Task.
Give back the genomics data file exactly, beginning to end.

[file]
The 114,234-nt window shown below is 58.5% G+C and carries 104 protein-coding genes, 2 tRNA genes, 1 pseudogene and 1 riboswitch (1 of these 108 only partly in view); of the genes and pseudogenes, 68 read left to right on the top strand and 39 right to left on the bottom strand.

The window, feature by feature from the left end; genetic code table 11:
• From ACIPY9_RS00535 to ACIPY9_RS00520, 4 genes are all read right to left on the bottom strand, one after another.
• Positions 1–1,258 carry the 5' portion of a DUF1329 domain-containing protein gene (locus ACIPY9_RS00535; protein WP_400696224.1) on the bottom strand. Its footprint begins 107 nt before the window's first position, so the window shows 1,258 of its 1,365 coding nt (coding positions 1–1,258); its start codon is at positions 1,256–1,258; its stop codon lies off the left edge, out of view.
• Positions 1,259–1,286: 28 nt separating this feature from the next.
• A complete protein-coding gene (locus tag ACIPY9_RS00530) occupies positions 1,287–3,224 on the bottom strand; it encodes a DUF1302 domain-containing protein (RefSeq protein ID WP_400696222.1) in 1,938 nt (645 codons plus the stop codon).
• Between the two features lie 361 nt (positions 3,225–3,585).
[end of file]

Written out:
The 114,234-nt window shown below is 58.5% G+C and carries 104 protein-coding genes, 2 tRNA genes, 1 pseudogene and 1 riboswitch (1 of these 108 only partly in view); of the genes and pseudogenes, 68 read left to right on the top strand and 39 right to left on the bottom strand.

The window, feature by feature from the left end; genetic code table 11:
• From ACIPY9_RS00535 to ACIPY9_RS00520, 4 genes are all read right to left on the bottom strand, one after another.
• Positions 1–1,258 carry the 5' portion of a DUF1329 domain-containing protein gene (locus ACIPY9_RS00535; protein WP_400696224.1) on the bottom strand. Its footprint begins 107 nt before the window's first position, so the window shows 1,258 of its 1,365 coding nt (coding positions 1–1,258); its start codon is at positions 1,256–1,258; its stop codon lies off the left edge, out of view.
• Positions 1,259–1,286: 28 nt separating this feature from the next.
• A complete protein-coding gene (locus tag ACIPY9_RS00530) occupies positions 1,287–3,224 on the bottom strand; it encodes a DUF1302 domain-containing protein (RefSeq protein ID WP_400696222.1) in 1,938 nt (645 codons plus the stop codon).
• Between the two features lie 361 nt (positions 3,225–3,585).